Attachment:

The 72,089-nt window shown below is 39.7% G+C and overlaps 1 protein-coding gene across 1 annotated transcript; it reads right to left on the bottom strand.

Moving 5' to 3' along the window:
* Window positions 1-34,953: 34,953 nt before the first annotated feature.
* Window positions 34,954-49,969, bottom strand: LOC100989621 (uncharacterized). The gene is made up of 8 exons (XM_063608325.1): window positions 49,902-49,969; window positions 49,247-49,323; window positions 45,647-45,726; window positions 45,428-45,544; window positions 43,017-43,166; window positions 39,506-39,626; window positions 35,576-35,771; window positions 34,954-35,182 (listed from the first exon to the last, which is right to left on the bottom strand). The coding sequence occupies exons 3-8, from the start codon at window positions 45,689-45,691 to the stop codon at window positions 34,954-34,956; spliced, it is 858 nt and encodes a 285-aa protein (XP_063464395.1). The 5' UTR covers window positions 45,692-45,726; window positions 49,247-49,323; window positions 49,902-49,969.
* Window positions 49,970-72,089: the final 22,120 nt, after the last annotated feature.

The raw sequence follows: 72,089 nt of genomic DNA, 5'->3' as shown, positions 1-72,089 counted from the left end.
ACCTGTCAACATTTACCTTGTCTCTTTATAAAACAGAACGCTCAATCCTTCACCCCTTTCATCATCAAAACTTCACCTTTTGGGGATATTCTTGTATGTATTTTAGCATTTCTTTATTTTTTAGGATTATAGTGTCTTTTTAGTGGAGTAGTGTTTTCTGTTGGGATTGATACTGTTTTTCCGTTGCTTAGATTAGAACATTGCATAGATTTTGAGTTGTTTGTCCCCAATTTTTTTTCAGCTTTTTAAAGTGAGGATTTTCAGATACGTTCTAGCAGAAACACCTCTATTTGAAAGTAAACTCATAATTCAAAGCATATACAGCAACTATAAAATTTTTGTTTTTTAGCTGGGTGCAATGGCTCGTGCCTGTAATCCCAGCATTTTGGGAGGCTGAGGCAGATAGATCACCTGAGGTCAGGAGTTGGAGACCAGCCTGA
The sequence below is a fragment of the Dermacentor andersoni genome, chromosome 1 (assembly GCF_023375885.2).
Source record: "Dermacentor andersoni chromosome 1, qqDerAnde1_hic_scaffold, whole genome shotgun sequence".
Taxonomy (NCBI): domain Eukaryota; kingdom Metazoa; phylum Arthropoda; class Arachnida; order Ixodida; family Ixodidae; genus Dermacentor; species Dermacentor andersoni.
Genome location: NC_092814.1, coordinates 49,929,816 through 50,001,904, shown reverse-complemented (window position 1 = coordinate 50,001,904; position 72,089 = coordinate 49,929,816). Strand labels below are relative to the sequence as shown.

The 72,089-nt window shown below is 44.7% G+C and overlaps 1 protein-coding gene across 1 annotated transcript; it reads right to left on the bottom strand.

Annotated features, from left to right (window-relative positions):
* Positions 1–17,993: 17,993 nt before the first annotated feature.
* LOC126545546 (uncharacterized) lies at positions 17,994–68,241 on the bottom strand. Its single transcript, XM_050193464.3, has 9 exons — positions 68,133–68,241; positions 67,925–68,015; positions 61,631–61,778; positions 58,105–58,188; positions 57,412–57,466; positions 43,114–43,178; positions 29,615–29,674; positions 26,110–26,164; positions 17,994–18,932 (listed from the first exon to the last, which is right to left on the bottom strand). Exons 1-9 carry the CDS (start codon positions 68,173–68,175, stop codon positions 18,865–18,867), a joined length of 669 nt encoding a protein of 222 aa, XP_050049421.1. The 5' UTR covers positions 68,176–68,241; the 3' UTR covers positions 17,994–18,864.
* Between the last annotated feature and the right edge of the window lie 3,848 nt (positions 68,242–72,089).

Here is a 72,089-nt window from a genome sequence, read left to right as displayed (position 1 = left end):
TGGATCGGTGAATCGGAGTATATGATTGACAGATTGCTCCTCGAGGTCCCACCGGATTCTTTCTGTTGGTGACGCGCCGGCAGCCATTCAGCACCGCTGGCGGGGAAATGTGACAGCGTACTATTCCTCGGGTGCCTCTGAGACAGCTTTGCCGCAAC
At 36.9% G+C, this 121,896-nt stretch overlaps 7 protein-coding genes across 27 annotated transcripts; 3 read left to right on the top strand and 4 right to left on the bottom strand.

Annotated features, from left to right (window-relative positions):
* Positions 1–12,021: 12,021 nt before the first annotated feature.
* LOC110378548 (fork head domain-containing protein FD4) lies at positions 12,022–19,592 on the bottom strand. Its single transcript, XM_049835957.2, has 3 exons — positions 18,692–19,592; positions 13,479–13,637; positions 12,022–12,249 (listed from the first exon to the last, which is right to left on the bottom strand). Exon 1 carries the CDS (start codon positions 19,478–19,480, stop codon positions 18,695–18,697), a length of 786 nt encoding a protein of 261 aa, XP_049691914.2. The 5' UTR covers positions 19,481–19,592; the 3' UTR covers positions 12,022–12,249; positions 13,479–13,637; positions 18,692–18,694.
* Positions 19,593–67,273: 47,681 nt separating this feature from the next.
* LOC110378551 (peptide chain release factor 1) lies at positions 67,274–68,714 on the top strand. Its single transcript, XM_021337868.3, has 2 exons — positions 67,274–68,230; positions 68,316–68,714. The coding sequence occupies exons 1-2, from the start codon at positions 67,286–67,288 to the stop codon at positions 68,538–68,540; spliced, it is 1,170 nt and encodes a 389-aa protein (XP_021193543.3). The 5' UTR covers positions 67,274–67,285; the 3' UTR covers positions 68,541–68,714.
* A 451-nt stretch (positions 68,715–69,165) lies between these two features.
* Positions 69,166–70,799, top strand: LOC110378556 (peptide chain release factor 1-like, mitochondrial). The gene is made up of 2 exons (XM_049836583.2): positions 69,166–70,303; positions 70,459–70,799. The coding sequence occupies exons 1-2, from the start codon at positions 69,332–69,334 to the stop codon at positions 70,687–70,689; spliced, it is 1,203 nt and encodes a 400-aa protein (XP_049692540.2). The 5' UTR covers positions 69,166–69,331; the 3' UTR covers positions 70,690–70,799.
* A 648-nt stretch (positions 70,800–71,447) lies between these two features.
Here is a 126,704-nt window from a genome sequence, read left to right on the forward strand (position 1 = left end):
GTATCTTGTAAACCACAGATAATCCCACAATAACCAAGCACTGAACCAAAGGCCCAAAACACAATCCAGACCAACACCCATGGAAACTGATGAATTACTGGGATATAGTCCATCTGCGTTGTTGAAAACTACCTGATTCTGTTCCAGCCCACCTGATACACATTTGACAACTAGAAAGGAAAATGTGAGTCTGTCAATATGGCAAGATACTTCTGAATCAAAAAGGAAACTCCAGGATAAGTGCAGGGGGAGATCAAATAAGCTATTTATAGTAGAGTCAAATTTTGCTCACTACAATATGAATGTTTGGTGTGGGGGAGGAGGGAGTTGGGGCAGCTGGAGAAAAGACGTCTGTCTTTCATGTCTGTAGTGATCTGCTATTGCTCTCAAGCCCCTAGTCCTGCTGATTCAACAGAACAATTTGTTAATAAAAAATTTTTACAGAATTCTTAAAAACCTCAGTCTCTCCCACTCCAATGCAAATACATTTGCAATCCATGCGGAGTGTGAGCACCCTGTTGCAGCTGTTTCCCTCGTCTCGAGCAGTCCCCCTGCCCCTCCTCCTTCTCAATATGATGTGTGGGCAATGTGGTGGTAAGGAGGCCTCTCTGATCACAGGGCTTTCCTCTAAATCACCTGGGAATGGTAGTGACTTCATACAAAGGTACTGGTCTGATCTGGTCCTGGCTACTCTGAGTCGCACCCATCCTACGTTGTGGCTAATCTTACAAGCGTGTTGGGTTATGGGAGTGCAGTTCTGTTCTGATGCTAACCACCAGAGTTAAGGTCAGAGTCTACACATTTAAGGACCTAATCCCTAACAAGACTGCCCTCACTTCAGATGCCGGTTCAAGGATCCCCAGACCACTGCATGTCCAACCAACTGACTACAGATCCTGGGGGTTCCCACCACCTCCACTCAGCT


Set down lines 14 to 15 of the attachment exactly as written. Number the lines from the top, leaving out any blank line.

* Positions 1–17,993: 17,993 nt before the first annotated feature.
* LOC126545546 (uncharacterized) lies at positions 17,994–68,241 on the bottom strand. Its single transcript, XM_050193464.3, has 9 exons — positions 68,133–68,241; positions 67,925–68,015; positions 61,631–61,778; positions 58,105–58,188; positions 57,412–57,466; positions 43,114–43,178; positions 29,615–29,674; positions 26,110–26,164; positions 17,994–18,932 (listed from the first exon to the last, which is right to left on the bottom strand). Exons 1-9 carry the CDS (start codon positions 68,173–68,175, stop codon positions 18,865–18,867), a joined length of 669 nt encoding a protein of 222 aa, XP_050049421.1. The 5' UTR covers positions 68,176–68,241; the 3' UTR covers positions 17,994–18,864.